Embattled Libyan leader Moammar Kadafi marshaled cheering supporters and convoys of trucks said to be headed for rebel territory. His foes boasted of sending 500 men down the coastal highway for a showdown in Tripoli, the capital.
Little of the conflicting claims and choreographed displays of control shed light on the true balance of power in the latest Middle Eastern uprising against autocratic rule.
The Kadafi government's show of strength in and around Tripoli on Tuesday was for the benefit of foreign journalists on official tours of the capital, where the once seemingly invincible leader has hunkered down with loyalists and vowed to defeat the fierce challenge to his 41-year rule.
"I need Moammar Kadafi," said Abdul Salaam Abu Saifi, a 21-year-old student, as cars filled with supporters in the suburb of Qasr ben Ghashir honked horns and passengers pumped their fists in the air. "Those who say life is bad here are liars."
As Kadafi lieutenants cast a picture of calm and normality in areas still under the regime's control, opponents in the rebel-held east claimed that they had gained ground in several coastal cities and that they had repulsed government forces trying to take back at least three strategic venues that fell last week.
Even in the government-held towns around the capital where regime supporters took visiting journalists, frightened opponents whispered words of dissent when government minders were out of earshot, and the official pronouncements often had a hollow ring.
It was unimaginable, for instance, that the trucks reportedly headed to the eastern city of Benghazi with relief supplies could break through the rebel roadblocks along the huge stretches of coastal roadway. It was likewise impossible to verify rebel claims that they have organized an imminent surge toward Tripoli for final confrontation with Kadafi's forces.
About 500 young fighters, itching to join what they expect to be the final drive to topple Kadafi and take Tripoli, headed west, braving dangerous desert crossings to skirt the last government strongholds, rebel commanders in Benghazi reported.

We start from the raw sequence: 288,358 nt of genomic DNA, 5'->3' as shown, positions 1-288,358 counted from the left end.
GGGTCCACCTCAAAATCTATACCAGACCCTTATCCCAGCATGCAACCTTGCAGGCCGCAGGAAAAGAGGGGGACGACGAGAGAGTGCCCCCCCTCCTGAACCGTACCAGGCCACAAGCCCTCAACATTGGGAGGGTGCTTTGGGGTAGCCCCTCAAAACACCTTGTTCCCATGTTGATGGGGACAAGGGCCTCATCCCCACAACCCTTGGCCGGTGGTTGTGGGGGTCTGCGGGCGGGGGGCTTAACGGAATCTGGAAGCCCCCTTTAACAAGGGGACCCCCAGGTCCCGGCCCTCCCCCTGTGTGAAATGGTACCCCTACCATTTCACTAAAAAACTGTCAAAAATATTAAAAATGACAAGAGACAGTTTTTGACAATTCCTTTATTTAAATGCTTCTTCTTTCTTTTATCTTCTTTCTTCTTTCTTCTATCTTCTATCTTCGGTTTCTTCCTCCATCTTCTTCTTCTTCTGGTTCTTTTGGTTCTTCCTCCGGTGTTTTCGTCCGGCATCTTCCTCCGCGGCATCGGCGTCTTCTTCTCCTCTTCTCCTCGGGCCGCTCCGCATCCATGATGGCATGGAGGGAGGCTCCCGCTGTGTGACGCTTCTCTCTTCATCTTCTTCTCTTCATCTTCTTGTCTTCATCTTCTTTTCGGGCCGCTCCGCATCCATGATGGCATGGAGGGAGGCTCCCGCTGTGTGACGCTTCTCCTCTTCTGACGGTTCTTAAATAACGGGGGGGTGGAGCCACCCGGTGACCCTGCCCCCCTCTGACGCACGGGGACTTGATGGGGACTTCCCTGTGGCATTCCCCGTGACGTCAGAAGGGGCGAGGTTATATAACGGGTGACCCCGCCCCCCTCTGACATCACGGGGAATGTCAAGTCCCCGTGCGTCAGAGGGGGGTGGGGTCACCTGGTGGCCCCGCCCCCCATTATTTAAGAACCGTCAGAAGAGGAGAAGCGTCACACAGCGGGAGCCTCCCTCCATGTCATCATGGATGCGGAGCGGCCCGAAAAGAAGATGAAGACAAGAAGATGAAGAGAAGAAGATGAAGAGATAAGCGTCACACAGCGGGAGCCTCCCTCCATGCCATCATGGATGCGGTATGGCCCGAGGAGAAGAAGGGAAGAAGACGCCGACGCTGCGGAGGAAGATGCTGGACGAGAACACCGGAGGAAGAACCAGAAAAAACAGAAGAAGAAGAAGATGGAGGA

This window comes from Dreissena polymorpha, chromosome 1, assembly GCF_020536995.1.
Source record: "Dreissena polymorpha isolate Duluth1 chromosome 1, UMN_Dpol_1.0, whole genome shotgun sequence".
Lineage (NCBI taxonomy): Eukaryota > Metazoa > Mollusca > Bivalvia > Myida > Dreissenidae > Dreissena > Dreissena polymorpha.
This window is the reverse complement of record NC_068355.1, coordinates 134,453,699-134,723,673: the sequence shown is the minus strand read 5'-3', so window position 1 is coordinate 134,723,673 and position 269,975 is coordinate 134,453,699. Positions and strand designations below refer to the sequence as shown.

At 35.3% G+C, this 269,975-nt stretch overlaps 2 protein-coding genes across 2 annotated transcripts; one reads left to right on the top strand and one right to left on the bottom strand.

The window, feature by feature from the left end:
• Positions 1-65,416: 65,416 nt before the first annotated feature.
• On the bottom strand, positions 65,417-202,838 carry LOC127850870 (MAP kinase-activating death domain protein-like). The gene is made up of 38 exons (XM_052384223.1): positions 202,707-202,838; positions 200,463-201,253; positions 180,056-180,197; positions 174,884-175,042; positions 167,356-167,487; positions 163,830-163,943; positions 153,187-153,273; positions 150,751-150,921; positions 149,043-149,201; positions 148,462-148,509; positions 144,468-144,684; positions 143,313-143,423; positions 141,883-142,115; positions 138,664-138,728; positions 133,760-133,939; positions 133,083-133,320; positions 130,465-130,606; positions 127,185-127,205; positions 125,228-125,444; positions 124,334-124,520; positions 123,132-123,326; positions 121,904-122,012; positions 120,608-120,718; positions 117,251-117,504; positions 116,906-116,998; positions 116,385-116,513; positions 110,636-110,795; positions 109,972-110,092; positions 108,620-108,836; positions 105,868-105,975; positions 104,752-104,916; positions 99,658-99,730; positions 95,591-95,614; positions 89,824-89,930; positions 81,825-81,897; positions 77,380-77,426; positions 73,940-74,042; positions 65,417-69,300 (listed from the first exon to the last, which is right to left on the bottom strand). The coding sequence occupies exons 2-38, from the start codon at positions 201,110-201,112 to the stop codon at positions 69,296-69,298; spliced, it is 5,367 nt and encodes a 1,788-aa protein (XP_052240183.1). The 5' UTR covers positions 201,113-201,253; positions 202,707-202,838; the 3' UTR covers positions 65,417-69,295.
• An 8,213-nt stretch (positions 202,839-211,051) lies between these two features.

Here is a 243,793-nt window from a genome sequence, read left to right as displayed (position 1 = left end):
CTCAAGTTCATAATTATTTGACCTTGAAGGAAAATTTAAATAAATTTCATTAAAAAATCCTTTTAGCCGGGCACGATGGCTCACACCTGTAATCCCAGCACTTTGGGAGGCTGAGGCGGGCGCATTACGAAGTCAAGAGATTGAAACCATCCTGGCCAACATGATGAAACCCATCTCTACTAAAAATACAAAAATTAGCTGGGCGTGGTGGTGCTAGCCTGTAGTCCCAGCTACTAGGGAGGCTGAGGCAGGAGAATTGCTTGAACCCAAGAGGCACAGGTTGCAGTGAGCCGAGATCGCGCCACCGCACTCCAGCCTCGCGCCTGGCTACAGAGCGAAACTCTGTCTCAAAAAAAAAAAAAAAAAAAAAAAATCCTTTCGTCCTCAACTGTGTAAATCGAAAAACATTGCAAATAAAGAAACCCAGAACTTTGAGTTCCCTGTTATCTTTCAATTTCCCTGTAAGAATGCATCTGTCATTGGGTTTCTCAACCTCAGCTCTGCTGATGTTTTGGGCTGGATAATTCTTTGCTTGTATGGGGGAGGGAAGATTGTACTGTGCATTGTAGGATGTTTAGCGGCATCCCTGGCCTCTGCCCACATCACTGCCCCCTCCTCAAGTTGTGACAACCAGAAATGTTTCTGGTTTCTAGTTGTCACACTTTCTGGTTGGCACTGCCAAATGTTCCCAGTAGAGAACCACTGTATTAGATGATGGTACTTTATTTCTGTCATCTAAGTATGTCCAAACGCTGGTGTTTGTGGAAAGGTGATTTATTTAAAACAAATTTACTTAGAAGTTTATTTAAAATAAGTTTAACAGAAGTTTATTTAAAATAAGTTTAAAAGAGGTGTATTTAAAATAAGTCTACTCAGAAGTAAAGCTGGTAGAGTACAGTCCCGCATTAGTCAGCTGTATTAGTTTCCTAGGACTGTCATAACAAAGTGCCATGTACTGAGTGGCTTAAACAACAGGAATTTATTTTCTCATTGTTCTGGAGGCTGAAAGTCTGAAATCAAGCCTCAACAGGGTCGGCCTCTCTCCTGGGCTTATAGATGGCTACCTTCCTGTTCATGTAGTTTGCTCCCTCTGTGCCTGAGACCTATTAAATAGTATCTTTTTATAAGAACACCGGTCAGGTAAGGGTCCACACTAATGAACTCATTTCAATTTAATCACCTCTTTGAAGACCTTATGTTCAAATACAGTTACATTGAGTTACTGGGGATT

As Kadafi foes and supporters weathered the tense impasse around Tripoli in the second week of the rebellion, the international community stepped up pressure on the defiant strongman with renewed calls for him to step down and for sanctions to punish his bloody crackdown.
U.S. Secretary of State Hillary Rodham Clinton warned of the risk of protracted civil war in Libya but indicated that the Obama administration would approach any military action cautiously to avoid perceptions that the United States wants to "invade for oil." The White House is also aware of the Libyan rebels' desire to oust Kadafi without foreign help, she said.
In comments to the House Foreign Affairs Committee, Clinton suggested that the administration is likely to continue to exercise restraint, even though officials have said military moves are under consideration.
Two U.S. amphibious assault ships were headed for the Mediterranean, as were 400 Marines, moves intended to keep U.S. forces poised to respond to any situation, Defense Secretary Robert M. Gates said.
"We are looking at a lot of options and contingencies," Gates said, noting that no actions have been authorized by the United Nations or the North Atlantic Treaty Organization and that military strategists were discussing with President Obama the widest possible range of potential responses.
At United Nations headquarters in New York, the General Assembly suspended Libya from the U.N. Human Rights Council in a voice vote, heeding a recommendation by the council Friday to sanction Kadafi for using force against his people.
A U.N. spokesman also confirmed reports that Kadafi has taken steps to replace Libyan diplomats who have broken with him. The deputy U.N. ambassador, Ibrahim Dabbashi, told journalists that Tripoli was maneuvering to send envoys still loyal to Kadafi. Spokesman Martin Nesirky would say only that "the correspondence was being studied."
In Tripoli and the surrounding towns still loyal to Kadafi, regime supporters described reports of an emerging rebel enclave in the country's eastern half as a U.S. or British intelligence plot. They denied that the insurgency is part of a fever-like spread of democracy demands sweeping the Arab world from Morocco to Yemen.
"Tunisia is a miserable life. Egypt is a miserable life," said Ali Saleh, a 50-year-old businessman. "Here, everyone has a salary. In Libya, we have no reason to make a revolution. In Libya, all people are rich."